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An introduction to the prints of Albrecht Dürer

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Instead of waiting for commissions, Dürer produced prints on speculation and managed sales of his own prints at markets and with the help of agents outside of Nuremberg. This entrepreneurial approach allowed considerable economic and artistic independence. For Dürer, graphic media became an important vehicle for self-expression. Both Knight on Horseback and Lansquenet, and Melancholia, demonstrate Dürer's artistic ingenuity.

In Knight on Horseback and Lansquenet, Dürer has provided just enough visual information to construct the skeleton of a story. The bulk of the narrative, determining whether the knight is the protagonist, or the antagonist, where he is going, whom he will be fighting, or whom he will be saving, is left for the viewer to interpret. Dürer does, however, provide numerous details in the print that viewers can draw into their stories to add further interest, including the lake and boats in the background, the castle, and the dog. By including these additional details Dürer ingeniously allows for multiple readings of the image, thereby producing an endlessly entertaining print.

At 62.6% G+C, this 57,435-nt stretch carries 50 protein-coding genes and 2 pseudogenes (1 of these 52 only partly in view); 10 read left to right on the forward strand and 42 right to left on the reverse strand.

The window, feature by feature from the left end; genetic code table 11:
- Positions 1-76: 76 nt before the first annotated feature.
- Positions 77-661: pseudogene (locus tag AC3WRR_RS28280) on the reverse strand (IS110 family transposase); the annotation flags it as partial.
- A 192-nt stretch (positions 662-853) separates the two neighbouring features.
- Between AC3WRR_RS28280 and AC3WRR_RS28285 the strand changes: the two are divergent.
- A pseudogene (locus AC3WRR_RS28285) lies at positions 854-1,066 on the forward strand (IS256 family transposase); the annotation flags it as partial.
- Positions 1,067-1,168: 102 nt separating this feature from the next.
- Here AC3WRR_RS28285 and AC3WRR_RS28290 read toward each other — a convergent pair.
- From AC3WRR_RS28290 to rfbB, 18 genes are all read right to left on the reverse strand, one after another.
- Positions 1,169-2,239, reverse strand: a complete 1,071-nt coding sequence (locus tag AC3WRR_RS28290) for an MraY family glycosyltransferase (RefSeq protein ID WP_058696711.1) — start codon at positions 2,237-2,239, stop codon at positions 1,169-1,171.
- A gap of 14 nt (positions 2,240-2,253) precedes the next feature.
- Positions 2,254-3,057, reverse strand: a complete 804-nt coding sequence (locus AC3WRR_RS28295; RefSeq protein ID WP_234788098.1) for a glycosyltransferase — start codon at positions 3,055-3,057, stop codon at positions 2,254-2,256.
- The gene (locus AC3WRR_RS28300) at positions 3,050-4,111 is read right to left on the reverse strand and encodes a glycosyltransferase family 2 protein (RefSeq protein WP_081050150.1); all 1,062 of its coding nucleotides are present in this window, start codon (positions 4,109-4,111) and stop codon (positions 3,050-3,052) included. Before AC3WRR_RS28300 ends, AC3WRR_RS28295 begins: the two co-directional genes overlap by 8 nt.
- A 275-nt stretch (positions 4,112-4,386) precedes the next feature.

In Melancholia Dürer's innovation was to liberate Melancholia from her negative sense as one of the four humours by merging the representation of sullen inaction with a personification of Geometria, one of the seven liberal arts (Geometria can be readily identified in Dürer's print by her attributes of a compass, book, measuring instruments, and geometrical solids). The joining of Melancholia with Geometria also works to emphasize Dürer's belief that artistic practice was dependent upon the proper application of geometry. This remarkable iconographic invention has become one of the most celebrated images of the German Renaissance - perhaps one of the most famous prints of all time - quoted over the centuries by artists from Henry Fuseli to Auguste Rodin.